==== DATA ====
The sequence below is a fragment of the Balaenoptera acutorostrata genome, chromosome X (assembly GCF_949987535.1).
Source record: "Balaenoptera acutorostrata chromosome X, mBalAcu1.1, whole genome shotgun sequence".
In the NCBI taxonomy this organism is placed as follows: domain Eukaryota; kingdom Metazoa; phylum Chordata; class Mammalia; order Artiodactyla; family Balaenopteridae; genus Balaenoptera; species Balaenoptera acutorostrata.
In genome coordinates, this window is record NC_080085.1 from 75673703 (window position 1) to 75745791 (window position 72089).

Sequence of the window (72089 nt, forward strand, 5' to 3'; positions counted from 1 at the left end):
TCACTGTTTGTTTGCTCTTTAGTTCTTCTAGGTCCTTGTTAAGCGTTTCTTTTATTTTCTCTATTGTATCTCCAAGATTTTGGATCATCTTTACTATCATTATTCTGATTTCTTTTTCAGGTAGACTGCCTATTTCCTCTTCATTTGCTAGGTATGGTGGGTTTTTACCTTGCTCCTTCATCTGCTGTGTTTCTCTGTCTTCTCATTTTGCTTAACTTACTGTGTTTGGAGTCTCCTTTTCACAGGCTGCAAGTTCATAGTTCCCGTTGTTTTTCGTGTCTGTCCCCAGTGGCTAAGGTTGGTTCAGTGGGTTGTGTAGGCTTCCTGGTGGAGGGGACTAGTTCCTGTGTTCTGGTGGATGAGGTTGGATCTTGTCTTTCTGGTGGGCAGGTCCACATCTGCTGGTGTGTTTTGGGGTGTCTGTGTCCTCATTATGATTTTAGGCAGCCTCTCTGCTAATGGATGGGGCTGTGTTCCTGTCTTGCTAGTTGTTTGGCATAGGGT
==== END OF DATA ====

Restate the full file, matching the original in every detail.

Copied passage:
The sequence below is a fragment of the Balaenoptera acutorostrata genome, chromosome X (assembly GCF_949987535.1).
Source record: "Balaenoptera acutorostrata chromosome X, mBalAcu1.1, whole genome shotgun sequence".
In the NCBI taxonomy this organism is placed as follows: domain Eukaryota; kingdom Metazoa; phylum Chordata; class Mammalia; order Artiodactyla; family Balaenopteridae; genus Balaenoptera; species Balaenoptera acutorostrata.
In genome coordinates, this window is record NC_080085.1 from 75673703 (window position 1) to 75745791 (window position 72089).

Sequence of the window (72089 nt, forward strand, 5' to 3'; positions counted from 1 at the left end):
TCACTGTTTGTTTGCTCTTTAGTTCTTCTAGGTCCTTGTTAAGCGTTTCTTTTATTTTCTCTATTGTATCTCCAAGATTTTGGATCATCTTTACTATCATTATTCTGATTTCTTTTTCAGGTAGACTGCCTATTTCCTCTTCATTTGCTAGGTATGGTGGGTTTTTACCTTGCTCCTTCATCTGCTGTGTTTCTCTGTCTTCTCATTTTGCTTAACTTACTGTGTTTGGAGTCTCCTTTTCACAGGCTGCAAGTTCATAGTTCCCGTTGTTTTTCGTGTCTGTCCCCAGTGGCTAAGGTTGGTTCAGTGGGTTGTGTAGGCTTCCTGGTGGAGGGGACTAGTTCCTGTGTTCTGGTGGATGAGGTTGGATCTTGTCTTTCTGGTGGGCAGGTCCACATCTGCTGGTGTGTTTTGGGGTGTCTGTGTCCTCATTATGATTTTAGGCAGCCTCTCTGCTAATGGATGGGGCTGTGTTCCTGTCTTGCTAGTTGTTTGGCATAGGGT